Tripartite Agreement Axis

The tripartite pact was the culmination of a series of agreements between Germany, Japan and Italy. On 25 October 1936, Germany and Italy concluded the Rome-Berlin axis, a cooperation agreement. A month later, Japan joined the so-called axis powers by signing (with Germany) the anti-communist pact, an anti-communist agreement that targeted the Soviet Union in the first place; Italy signed in 1937. However, this pact was broken with the German-Soviet non-aggression pact of 23 August 1939, which paved the way for Germany to invade Poland the following week and thus begin the Second World War. The initial approval of the document also took into account Yugoslavia`s acceptance of the free movement of German troops throughout the country; This was not satisfactory for the Fuhrer and led to the invasion of Yugoslavia. Tripartite Pact, an agreement reached by Germany, Italy and Japan on September 27, 1940, one year after the start of World War II. It has created a defence alliance between countries and should, to a large extent, prevent the United States from entering the conflict. Hungary, Romania, Slovakia, Bulgaria, Yugoslavia and Croatia have signed the pact. On January 18, 1942, the German and Italian governments signed two secret enterprise agreements: one with the Imperial Japanese Army and the other with the Imperial Japanese Navy. The agreements divided the world along the 70-degree length to the east into two major areas of intervention, but they had almost no military significance. Above all, it is committed to cooperation in the areas of trade, intelligence and communication.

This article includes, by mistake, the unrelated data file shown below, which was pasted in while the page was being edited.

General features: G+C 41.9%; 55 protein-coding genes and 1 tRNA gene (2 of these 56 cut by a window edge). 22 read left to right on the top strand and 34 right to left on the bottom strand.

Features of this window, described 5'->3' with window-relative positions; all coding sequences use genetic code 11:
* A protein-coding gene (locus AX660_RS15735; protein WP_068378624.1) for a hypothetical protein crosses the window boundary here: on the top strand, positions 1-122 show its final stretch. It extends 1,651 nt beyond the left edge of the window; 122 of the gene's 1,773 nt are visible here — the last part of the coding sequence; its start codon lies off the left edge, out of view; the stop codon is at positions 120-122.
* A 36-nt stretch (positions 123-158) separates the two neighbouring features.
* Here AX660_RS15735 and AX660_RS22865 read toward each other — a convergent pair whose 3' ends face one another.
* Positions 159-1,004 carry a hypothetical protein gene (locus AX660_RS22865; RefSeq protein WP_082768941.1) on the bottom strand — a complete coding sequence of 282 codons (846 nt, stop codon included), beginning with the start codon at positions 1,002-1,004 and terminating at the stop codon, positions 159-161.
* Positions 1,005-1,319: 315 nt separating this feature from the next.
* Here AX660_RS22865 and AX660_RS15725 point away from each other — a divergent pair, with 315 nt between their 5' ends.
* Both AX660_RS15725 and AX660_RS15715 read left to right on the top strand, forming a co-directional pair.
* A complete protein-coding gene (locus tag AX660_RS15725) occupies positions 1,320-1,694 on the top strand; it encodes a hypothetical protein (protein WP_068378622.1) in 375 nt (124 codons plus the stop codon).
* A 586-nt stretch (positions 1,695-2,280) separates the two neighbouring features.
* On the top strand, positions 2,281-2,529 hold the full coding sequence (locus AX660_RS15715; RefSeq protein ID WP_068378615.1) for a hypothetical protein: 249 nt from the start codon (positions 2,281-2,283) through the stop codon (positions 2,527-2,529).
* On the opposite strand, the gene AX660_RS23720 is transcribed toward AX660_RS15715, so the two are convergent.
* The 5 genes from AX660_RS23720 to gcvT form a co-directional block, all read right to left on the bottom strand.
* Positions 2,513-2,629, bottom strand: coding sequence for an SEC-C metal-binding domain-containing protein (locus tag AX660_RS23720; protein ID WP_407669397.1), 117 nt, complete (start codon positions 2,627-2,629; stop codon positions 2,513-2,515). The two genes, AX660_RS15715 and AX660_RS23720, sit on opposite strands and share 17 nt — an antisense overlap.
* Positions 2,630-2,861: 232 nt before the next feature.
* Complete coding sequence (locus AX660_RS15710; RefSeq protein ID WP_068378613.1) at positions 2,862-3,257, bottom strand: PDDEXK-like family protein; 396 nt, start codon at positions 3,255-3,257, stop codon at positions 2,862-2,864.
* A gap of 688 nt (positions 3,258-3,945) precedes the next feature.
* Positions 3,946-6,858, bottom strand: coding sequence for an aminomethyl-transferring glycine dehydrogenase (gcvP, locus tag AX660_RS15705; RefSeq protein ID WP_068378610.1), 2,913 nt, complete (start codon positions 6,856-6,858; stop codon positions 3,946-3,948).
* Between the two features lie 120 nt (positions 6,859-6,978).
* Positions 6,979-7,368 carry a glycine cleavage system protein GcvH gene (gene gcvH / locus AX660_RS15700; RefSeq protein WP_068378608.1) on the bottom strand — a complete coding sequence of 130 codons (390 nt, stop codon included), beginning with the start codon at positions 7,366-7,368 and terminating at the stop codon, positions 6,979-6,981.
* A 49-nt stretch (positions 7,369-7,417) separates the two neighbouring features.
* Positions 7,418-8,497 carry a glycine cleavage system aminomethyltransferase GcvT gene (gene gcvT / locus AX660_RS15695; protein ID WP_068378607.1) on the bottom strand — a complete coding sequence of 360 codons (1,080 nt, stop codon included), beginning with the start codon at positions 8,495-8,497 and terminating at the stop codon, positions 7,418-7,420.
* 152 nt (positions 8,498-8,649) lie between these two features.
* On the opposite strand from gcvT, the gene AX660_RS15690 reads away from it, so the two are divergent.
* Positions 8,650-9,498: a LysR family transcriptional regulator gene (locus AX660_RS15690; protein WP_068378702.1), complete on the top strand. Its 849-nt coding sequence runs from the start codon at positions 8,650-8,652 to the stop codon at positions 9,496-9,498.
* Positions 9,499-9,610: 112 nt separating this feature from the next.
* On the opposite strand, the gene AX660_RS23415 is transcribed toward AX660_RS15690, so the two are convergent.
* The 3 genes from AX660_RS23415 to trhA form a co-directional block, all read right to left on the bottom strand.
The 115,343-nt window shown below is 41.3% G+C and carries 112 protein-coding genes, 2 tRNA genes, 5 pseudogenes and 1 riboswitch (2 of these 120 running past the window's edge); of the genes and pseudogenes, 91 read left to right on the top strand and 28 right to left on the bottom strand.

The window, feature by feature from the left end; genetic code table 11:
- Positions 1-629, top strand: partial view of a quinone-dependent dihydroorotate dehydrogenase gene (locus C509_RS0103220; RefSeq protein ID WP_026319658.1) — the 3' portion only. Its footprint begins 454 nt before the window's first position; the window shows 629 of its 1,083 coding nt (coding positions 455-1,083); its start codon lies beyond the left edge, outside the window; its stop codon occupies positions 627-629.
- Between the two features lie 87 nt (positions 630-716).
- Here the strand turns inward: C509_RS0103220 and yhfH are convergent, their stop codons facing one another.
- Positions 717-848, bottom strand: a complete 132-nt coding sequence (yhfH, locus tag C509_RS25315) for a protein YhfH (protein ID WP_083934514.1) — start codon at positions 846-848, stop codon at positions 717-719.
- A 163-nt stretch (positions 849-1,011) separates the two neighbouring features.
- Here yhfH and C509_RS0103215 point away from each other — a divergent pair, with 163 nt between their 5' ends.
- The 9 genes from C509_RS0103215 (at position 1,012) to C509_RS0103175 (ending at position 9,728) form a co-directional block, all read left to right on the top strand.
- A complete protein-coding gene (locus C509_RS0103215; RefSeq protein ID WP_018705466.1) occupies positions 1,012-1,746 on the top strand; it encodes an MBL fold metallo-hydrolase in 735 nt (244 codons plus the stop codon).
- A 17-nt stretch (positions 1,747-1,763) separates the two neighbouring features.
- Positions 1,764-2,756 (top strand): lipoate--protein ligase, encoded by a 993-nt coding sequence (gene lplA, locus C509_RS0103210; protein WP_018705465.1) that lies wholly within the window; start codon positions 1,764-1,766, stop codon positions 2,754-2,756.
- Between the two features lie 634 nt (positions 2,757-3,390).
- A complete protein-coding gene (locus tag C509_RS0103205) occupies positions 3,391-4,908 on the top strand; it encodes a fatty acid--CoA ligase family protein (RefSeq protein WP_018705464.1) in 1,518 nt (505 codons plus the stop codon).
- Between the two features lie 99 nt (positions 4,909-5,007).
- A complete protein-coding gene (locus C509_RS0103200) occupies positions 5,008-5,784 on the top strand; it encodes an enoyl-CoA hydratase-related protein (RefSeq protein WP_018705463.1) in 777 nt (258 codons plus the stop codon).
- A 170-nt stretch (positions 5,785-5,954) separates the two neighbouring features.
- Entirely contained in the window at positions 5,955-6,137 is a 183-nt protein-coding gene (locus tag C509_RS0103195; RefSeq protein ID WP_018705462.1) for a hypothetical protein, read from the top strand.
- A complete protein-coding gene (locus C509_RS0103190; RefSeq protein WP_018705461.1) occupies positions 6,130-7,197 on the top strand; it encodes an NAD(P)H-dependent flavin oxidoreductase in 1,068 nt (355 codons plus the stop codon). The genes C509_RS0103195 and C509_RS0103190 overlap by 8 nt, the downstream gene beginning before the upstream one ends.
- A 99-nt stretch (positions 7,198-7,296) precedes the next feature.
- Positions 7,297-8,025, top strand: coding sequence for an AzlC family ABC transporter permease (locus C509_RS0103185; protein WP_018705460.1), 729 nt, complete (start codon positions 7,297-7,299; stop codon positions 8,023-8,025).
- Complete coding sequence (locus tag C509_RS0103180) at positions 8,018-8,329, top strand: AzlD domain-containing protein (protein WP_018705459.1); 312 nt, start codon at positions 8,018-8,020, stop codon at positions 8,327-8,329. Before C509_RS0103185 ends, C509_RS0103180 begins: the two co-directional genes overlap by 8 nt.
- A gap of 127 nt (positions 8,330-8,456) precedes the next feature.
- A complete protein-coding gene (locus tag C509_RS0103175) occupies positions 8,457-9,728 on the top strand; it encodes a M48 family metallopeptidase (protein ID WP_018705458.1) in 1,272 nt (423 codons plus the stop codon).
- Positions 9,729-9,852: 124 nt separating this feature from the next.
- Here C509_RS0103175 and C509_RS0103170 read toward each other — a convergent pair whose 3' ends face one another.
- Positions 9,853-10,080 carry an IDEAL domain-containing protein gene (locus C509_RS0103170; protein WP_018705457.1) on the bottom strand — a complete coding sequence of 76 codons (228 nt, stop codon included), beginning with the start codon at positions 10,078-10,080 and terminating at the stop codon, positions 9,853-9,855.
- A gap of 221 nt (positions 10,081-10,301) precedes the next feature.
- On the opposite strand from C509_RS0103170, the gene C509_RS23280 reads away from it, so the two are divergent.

[23] The “common technical commissions” demanded by the pact were established by an agreement of 20 December 1940. They should be composed of a general commission in each capital, composed of the host`s foreign minister and ambassadors from the two partner partners. There should be military and economic commissions under the General Commission. On 15 December 1941, the first meeting of the three committees was held in a capital, Berlin, called the Tripartite Pact Conference. It was decided to form a “Permanent Council of Tripartite Powers” but for two months nothing happened. Only the Italians, whom the Japanese were suspicious of, insisted on greater cooperation. [23] Shortly before the establishment of the tripartite pact, the Soviet Union was informed of its existence and the potential for accession. [18] Vyacheslav Molotov was therefore sent to Berlin to discuss the pact and the possibility of the accession of the Soviet Union. [18] The Soviets viewed membership of the tripartite pact as an update of existing agreements with Germany. [18] During the visit to Berlin, Molotov accepted the principle of the Soviet Union`s accession to the pact if certain details, such as the Soviet annexation of Finland, could be elaborated.

[18] On 25 November, the Soviet government sent Germany a revised version of the pact. [18] To demonstrate the benefits of the partnership, the Soviet Union made great economic offers to Germany. [18] In the affidavit of Marshal Ion Antonescu, read in the IG Colour Trial (1947-1948), he stated that the agreement to enter the pact had been concluded prior to his visit to Berlin on 22 November 1940. [8] ARTICLE II.